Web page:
By contrast, invitations have a higher chance of working well when they are specific invitations to something special and desirable. We know you’re planning special stuff for Christmas. Our question is: what’s the special event you’ve planned for after Christmas?

Here’s a big-budget example that also applies to small-budget settings. One year Peachtree Church in Atlanta gave every Christmas Eve attender a book by Bob Goff. Then they invited everyone to return on Sundays in January for a new sermon series on calling with the first sermon delivered by Bob Goff himself as the guest preacher! To review, the church (1) gave attenders a gift that (2) led them to another special event that (3) kicked off an every-Sunday experience that (4) acclimated them to the routine of weekly worship.

The scale of Peachtree’s strategy may be beyond your church, but the principle works everywhere. You could promote a series on mindfulness where you teach Christian spiritual practices and their roots in the gospel. You could pick a common New Year’s resolution and build teaching and activities and give away a resource around that. It’s about thoughtfully designing next steps that smooth the path from attending at Christmas out of tradition to attending in February out of appreciation. It far surpasses hoping attenders will make the leap on their own.

A new tool for 2020

We know you and your team will come up with great ideas for how to apply this strategy in your context, but at Younique we want to provide you with some help. It’s a new tool for churches called the 20/20 Vision for Life Campaign.

This six-week campaign is designed to help each member of your church get clear on “why they are here,” their unique, divine design—something everyone attending at Christmas wants to learn more about.

The campaign kit includes:

  • a sermon outline for each week
  • small-group discussion questions for each sermon
  • a sample copy of the Younique 6-Week Primer, a study for classes and groups of all sizes that gives participants a rich taste of Younique’s gospel-centered life design process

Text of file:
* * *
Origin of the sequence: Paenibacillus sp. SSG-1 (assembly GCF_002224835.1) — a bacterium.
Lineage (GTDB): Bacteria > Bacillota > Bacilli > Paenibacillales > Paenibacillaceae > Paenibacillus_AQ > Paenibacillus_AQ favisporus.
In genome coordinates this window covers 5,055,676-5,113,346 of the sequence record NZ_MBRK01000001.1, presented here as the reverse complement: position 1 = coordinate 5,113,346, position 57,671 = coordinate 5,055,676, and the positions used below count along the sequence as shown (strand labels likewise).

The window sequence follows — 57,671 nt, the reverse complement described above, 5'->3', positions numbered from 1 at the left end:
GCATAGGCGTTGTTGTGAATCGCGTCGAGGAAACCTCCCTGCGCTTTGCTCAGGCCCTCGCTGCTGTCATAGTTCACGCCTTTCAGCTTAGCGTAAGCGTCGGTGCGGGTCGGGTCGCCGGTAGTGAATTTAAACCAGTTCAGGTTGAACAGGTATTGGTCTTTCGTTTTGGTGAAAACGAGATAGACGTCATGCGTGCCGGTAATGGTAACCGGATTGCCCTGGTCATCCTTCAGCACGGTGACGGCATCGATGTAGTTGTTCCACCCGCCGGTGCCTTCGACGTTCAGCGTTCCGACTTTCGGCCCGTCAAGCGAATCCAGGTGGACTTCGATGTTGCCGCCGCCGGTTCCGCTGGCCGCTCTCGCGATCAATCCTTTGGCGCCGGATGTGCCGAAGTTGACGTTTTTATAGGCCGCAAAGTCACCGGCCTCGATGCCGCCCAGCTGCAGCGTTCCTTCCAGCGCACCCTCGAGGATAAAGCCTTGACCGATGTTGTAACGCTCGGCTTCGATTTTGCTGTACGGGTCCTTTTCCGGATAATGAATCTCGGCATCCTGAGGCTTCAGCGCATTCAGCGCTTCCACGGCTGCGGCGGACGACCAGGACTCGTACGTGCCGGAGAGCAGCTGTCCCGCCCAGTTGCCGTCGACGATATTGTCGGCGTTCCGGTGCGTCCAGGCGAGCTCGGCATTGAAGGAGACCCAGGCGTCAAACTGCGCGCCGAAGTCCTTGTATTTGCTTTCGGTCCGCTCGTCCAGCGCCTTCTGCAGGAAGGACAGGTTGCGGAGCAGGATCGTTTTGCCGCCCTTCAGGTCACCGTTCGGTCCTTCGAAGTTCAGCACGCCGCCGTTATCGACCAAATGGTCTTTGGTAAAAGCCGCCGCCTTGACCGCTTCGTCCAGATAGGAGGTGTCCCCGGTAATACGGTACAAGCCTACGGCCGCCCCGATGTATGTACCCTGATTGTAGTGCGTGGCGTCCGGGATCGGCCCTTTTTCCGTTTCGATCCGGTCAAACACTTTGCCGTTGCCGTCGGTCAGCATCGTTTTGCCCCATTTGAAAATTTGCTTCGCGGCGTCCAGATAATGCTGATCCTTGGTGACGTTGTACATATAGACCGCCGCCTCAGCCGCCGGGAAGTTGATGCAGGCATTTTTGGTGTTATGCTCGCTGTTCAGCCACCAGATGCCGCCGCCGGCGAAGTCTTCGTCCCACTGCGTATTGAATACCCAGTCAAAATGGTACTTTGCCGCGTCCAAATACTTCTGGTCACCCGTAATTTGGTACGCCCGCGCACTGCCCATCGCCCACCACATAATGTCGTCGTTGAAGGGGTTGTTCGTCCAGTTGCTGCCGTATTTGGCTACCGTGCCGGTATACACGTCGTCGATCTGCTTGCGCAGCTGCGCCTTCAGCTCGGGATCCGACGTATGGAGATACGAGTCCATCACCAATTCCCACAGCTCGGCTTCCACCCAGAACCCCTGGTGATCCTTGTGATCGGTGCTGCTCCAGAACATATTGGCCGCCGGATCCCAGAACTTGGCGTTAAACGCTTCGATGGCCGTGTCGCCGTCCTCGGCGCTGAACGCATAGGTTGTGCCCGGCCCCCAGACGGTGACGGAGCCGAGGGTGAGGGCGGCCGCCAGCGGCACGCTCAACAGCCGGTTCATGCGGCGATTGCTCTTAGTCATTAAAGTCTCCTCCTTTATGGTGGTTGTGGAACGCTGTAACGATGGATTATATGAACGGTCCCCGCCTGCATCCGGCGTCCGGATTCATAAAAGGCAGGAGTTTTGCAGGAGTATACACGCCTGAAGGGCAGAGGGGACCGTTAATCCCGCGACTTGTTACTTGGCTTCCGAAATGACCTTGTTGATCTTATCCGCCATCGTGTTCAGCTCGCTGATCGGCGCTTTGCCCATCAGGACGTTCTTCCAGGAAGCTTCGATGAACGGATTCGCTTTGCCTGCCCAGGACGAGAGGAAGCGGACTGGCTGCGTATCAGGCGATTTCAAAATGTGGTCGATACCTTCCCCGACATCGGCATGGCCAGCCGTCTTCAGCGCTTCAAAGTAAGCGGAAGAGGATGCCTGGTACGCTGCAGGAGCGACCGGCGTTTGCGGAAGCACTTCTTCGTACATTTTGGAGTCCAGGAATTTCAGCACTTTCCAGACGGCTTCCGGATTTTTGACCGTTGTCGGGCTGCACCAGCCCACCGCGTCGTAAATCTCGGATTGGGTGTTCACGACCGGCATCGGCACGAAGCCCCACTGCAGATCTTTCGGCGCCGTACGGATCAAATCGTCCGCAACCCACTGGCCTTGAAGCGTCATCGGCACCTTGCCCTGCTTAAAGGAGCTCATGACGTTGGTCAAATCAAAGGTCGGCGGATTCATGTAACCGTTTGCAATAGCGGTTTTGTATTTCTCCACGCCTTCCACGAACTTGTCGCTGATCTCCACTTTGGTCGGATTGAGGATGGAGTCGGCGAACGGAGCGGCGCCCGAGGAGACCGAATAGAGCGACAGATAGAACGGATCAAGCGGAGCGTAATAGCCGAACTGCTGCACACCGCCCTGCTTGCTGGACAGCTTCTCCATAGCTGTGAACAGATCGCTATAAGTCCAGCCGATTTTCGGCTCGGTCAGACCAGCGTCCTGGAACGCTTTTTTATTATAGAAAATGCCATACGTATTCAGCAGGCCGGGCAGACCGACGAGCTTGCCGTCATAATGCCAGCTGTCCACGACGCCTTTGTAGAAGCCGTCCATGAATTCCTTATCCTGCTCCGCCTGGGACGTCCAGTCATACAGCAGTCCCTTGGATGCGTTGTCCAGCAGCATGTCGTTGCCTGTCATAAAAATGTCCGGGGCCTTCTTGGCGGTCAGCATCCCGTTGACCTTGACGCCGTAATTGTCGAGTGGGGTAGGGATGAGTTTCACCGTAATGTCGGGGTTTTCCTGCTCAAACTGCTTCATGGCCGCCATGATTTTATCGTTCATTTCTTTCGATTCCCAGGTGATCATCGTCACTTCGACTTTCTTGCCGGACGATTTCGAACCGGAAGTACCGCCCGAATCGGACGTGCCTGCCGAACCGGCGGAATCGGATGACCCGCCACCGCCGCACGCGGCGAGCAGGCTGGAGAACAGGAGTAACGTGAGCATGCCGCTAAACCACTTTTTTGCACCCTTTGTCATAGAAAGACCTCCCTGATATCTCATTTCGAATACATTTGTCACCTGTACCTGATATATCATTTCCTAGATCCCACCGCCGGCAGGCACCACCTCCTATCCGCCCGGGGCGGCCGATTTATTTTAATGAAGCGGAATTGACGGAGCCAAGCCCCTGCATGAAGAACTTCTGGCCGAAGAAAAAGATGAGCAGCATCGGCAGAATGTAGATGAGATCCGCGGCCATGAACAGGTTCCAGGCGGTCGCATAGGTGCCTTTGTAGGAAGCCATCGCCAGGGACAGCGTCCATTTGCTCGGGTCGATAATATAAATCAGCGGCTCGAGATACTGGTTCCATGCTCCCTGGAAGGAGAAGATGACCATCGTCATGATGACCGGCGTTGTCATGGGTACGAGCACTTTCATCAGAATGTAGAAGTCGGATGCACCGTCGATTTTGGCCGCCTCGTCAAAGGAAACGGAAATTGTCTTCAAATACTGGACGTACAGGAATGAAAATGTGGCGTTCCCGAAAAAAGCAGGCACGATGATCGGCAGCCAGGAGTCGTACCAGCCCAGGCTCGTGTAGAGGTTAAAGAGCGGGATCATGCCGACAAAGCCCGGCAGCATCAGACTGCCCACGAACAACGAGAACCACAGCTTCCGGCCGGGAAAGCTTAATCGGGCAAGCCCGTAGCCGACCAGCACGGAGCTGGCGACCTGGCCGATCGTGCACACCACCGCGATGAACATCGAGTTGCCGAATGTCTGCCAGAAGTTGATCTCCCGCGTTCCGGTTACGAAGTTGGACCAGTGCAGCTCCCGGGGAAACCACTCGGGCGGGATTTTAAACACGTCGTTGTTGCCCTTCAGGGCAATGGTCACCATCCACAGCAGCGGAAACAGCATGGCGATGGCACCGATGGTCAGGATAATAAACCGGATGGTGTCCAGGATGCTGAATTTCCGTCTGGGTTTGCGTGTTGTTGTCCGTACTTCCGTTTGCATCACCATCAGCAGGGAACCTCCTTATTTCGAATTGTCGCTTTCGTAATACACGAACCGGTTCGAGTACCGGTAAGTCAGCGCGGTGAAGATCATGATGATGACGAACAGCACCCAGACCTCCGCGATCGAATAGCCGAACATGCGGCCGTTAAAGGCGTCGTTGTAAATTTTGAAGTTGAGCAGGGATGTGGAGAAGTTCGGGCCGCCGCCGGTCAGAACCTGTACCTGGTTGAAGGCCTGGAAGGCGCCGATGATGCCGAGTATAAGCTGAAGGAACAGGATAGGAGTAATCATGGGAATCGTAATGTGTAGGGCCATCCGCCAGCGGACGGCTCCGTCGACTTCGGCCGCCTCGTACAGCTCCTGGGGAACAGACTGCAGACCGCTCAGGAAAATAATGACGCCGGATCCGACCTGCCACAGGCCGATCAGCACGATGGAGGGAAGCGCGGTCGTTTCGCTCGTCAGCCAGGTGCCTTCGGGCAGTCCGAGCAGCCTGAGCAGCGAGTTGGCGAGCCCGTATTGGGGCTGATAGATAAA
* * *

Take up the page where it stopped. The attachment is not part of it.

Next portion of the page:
• a sample copy of Younique Students, an eight-week version of the Primer for teenagers
  • as a bonus, one copy of Younique: Designing the Life God Dreamed for You, Will Mancini’s new book that walks readers through an entire life design process

By planning the 20/20 Vision for Life Campaign for after the holidays, you create a specific, special, desirable event that your Christmas attenders want to be invited to. And if you want to give them a free gift to whet their appetite, contact Younique to bulk-order our book Clarity Spiral: The 4 Break-thru Practices to Find the One Thing You’re Called to Do

The 20/20 Vision for Life Campaign becomes available in December. In the meantime, we invite you to register for a free webinar on Thursday, November 14. Dave Rhodes will talk about how to mobilize 60% of your church in six months or less and will preview the 20/20 campaign.

Make this more than “just another Christmas.” Capture your guests with a new vision for life!

Dave Rhodes

Dave is the Pastor of Discipleship and Movement Initiatives at Grace Fellowship Church in Atlanta, Georgia. He is the co-founder of Younique and Wayfarer, and a collaborative partner for 100 Movements, 10,000 Fathers. Before coming to Grace Fellowship, Dave served as the U.S. Team Leader for 3DM and as Lead Strategist for Wayfarer. Dave has authored several books and resources including Redefining Normal: An Open Invitation for Ordinary People Wanting to Become Extraordinary Disciples. Dave graduated from Palm Beach Atlantic University and went on to graduate from Beeson Divinity School with Master of Divinity. Dave is married to Kim and the father of 3 fabulous children—Emma, Izzie and Frankie.